Chassis Engineering Installation Instructions for IF-4852FPT Mustang II IFS for 1948-1952 Ford Truck
1: Remove the original front suspension.
Straighten the edges and lips on the frame where the new cross member and support rods will be placed.
Make sure the frame edges are a straight 90 degrees from the side of the frame.
Remove any rivet heads that might interfere with proper fitting of the cross member. Grind these flush with the frame.
2: Bolt the new lower cross member to the bottom of the frame using the dimensions below:
The steering mounts on the cross member point to the front.
Measure from the center of the original front spring mount to the front of the new cross member.
3: Place the coil spring pods over the frame and line them up with the lower cross member.
The pods will only fit one way, and the taller side needs to be on the front.
Check for clearance between the frame and the new parts. Make the modifications needed to correct anything that will interfere with a proper fit.
At this point, performing a wheel centering check is recommended. While there are normally no issues with this, it never hurts to check to make sure you don't run into anything further into your build. Assemble the A-arms and spindle on one side, without a spring in place, and installing a wheel. Now look it over to make sure it is centered.
While rare, if there is an issue with centering, the cross member can be moved slightly to correct this.
4: Now clamp the upper and lower pieces together in the location where it needs to be. Again, check and make sure nothing is causing any fitting issues.
Drill the 8 holes per side, vertical holes first, and bolt it all together tightly.
The cross member, the frame and the coil spring pods should now be firmly attached together.
5: Strut Rod Support Brackets
Straighten the frame edges, where the strut rod support brackets will sit, to a straight 90 degrees angle.
Put a bracket in place around the frame and insert a bolt in the center brace to the crossmember tube. Now fit the bracket to the frame and find the spot where it has the best fit. Do both sides, and compare the measurements. Average these to make the brackets on both sides the same. Now clamp them in place.
Note: brackets will only fit the frame properly if the edges are properly straight.
6: Drill the holes underneath the frame first, making sure that the brackets sit flush with the outside frame. Then do the outside holes and bolt things together as you go.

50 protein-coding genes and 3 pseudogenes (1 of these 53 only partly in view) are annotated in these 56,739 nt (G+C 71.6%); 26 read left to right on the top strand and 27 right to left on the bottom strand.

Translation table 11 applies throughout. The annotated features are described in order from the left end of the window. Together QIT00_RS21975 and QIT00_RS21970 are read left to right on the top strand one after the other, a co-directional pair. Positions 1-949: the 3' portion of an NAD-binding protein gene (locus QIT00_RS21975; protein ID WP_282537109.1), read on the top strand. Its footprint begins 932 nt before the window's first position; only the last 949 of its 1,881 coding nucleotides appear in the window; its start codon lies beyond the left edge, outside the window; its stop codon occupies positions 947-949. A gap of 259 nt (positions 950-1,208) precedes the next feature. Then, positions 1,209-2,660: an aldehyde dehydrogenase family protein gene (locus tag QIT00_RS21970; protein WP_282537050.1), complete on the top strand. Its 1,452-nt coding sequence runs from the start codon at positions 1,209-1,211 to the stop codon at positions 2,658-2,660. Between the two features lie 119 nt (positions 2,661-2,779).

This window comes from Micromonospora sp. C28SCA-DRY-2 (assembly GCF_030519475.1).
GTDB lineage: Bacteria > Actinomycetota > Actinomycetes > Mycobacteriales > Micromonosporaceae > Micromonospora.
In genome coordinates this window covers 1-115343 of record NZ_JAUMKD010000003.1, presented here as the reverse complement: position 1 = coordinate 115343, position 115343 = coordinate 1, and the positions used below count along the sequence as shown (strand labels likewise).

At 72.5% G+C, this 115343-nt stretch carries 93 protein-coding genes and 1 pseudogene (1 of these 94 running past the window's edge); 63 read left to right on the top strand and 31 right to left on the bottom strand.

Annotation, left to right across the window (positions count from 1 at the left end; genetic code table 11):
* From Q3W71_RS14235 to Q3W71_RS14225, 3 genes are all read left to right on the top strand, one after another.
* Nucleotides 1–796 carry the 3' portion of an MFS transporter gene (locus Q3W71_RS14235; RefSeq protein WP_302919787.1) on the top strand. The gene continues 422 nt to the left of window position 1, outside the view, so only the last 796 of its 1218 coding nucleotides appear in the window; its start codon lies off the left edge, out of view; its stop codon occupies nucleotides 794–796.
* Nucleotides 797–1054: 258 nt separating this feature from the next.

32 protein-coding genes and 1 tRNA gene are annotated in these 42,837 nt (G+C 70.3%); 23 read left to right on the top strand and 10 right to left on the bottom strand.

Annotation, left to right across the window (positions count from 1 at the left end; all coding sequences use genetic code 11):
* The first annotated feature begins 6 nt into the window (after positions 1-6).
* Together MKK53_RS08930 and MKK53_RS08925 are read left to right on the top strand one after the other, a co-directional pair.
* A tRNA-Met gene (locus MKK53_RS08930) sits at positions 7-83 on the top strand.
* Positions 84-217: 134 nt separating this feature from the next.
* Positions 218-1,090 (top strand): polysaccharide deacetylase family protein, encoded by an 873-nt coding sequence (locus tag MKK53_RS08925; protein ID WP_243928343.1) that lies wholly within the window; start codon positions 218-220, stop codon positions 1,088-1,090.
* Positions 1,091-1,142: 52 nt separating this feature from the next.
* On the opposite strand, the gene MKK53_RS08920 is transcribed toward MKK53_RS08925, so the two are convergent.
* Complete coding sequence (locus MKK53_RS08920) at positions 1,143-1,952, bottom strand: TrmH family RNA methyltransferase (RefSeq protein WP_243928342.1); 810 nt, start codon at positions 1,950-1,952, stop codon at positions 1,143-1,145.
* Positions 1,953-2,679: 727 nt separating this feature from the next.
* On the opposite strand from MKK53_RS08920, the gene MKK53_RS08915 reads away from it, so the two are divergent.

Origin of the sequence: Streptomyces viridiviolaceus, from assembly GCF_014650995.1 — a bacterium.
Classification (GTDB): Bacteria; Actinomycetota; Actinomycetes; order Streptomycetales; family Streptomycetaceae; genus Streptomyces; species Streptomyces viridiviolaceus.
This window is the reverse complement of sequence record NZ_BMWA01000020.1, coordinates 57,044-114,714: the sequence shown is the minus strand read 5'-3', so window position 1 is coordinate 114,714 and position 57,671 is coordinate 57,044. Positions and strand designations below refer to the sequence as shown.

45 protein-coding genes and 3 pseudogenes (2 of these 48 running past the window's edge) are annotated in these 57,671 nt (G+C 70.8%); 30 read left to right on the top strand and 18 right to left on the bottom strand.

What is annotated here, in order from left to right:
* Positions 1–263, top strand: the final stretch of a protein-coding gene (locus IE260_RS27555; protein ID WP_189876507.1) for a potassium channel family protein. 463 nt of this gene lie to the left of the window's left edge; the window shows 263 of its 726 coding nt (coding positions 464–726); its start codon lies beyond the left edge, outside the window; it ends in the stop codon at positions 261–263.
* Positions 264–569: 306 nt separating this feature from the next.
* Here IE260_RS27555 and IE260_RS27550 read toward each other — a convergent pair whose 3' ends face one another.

7: The IF-4852FPT (this kit) comes with two rack extensions. These are needed to move the tie rod inner pivot outward. If these extensions are not used, you will likely run into steering issues. The kit is 2 inches wider than a stock Pinto one, and these spacers are critical to keep the geometry the same.
Make sure that these extensions are locked to both the rack and the tie rod.
There are multiple solutions for this, but we recommend drilling a 1/8" hole drilled half-way through the extension and the original shaft, and a roll pin driven in to act as a lock.
Note: The spacers/extensions included are for an original standard steering and pinion setup. If you are using power steering or have an aftermarket replacement rack installed, then contact us before ordering.
8: Install components from 1974-1978 Pinto or 1974-1978 Mustang II to complete installation. We recommend manual steering. Use Pinto struts, and not struts from Mustang II. Use a new strut bushing set. See Ford or front end manuals for installation instructions covering the A-arms, Strut Rods, Springs, Shocks and the line-up specs.
9: Coil springs needs to be cut to 12" height. If you use our Chassis Engineering coil springs then they already are properly sized. We have springs available in 25lbs increments (link).
10: For safety, always use jack stands whenever you may be working underneath your ride.
For height adjustment, start with taking off all the weight off of the springs. Jack the front wheels off of the ground and (possibly) unhooking the shocks.
Loosen the 1/4" locking set screw and turn the height adjuster to its new position.
You can use this adjustment to raise or lower the car, however, it is intended to compensate for different springs.
To make this adjustment a breeze, we have a custom IFS adjustment wrench (IF-0000W)
For correct geometry, the lower A-arm should be parallel to the ground. Line-up groove in threads and retighten the locking set screw.
11: On a "fresh" car with a new IFS setup, after some good road miles, check the coil springs for proper setting. New springs settle after a while, so it is a good idea to check if adjustments are needed to make sure the lower control arms are parallel to the ground.
When making the adjustment, remember to loosen (and re-tighten afterwards) the locking set screw. Adding a little anti-seize compound before turning down the spring adjuster doesn't hurt either.